From the Latin carex – sedge.
Tufted or rhizomatous perennial herbs mostly of moist places. Stems mostly triangular in section, with solid internodes and with leaf sheaths or their remnants at the base. Leaves with ligules. Inflorescence panicle-, raceme-, or spike-like. Spikes male, female or bisexual. Spikelets unisexual. Stamens 3. Flower each with a chaffy bract. Ovary superior, 1-chambered containing 1 ovule. Fruit a 3-angled or lens-shaped nut enclosed in a thin case (utricle).
Grass-like plants that are grown for their often tassel-like flowers around ponds, along freeeways, or in revegetation schemes where they are habitat for wildlife. Several species with variegated foliage are offered including: C. brunnea 'Variegata', C. comans 'Frosted Curls', C. morrowii 'Variegata', C. elata 'Aurea' ['Bowles' Golden'], C. oshimensis 'Evergold'. The range of species offered changes from year to year. Only the more commonly grown species are described.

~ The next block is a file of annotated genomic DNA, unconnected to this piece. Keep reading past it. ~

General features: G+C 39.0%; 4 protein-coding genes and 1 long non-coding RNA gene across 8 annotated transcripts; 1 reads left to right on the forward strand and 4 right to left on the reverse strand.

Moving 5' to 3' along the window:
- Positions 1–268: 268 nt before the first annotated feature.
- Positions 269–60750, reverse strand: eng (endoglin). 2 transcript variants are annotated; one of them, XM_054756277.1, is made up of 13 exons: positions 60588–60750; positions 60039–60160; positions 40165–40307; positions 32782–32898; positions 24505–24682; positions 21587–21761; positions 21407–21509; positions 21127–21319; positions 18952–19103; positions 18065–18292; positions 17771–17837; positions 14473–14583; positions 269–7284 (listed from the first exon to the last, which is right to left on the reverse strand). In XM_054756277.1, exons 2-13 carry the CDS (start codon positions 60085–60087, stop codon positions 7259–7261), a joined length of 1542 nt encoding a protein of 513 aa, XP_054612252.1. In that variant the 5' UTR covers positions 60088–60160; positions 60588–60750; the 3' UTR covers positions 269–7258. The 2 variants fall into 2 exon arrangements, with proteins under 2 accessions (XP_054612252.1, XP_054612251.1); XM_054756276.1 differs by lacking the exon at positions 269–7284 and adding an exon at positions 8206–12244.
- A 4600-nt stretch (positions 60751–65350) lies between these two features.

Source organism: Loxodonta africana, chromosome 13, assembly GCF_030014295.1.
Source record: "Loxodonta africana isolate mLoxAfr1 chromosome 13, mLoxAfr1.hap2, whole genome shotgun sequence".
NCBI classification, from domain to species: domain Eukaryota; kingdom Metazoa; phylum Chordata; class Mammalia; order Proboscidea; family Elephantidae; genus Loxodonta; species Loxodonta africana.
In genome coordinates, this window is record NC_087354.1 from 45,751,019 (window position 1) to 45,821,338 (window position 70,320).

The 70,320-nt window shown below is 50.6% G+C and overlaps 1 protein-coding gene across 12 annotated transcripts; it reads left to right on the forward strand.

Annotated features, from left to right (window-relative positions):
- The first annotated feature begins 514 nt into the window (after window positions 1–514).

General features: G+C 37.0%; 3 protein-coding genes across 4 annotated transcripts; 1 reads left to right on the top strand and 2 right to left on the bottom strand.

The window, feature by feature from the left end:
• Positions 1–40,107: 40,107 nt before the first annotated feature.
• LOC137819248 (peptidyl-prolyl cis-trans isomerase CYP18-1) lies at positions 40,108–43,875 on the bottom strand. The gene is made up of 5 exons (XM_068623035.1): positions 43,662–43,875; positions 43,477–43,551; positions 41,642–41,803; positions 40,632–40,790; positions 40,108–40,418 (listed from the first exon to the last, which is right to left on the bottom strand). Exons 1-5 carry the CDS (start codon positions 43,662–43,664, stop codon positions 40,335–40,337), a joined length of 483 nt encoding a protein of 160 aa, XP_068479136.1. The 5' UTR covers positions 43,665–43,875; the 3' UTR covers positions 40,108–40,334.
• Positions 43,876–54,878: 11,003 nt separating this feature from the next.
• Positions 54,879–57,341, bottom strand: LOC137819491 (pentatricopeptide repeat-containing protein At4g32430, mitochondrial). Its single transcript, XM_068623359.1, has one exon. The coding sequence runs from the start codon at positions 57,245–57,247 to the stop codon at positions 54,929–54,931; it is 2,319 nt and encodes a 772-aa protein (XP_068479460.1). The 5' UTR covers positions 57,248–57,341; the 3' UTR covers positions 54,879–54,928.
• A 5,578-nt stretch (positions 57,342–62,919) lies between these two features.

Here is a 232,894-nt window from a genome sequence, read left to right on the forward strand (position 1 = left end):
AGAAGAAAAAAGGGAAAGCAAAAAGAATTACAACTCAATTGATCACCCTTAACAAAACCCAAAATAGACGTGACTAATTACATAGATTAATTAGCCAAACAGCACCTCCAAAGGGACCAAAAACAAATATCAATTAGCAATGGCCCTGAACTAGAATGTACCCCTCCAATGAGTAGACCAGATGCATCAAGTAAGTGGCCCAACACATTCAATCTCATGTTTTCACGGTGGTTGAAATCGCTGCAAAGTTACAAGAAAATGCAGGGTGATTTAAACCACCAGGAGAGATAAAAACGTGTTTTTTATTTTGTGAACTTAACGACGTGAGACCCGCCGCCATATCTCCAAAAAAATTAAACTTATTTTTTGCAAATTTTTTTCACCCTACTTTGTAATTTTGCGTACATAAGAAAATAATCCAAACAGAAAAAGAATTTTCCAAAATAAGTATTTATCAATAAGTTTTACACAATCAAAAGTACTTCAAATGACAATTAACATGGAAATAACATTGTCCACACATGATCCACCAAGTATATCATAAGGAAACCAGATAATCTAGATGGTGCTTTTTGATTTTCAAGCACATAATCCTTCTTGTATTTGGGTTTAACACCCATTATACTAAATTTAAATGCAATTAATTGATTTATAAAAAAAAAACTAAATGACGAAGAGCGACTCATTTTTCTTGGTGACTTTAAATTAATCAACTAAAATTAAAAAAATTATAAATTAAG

In Victoria naturalised species from Europe C. divulsa, Grey Sedge, and C. divisa show the tendency to become locally prolific as potentially devastating environmental and agricultural weeds, and in Tasmania C. albula, from New Zealand, with its characteristic near-white leaves, has become naturalised.
Division or seed.
Several species have medicinal uses, others are used for craft materials; sometimes used for erosion control. The foliage has similar fodder value to grass.
Fruits with a thin case which persists around the fruit; florets all unisexual; ligule present.
1500-2000 species, cosmopolitan but mostly Northern Hemisphere, nontropical and from wet habitats. Australia has about 60 species, about 20 of these being endemic and 19 species naturalised.
Source: (2005). Cyperaceae. In: . Horticultural Flora of South-eastern Australia. Volume 5. Flowering plants. Monocotyledons. The identification of garden and cultivated plants. University of New South Wales Press.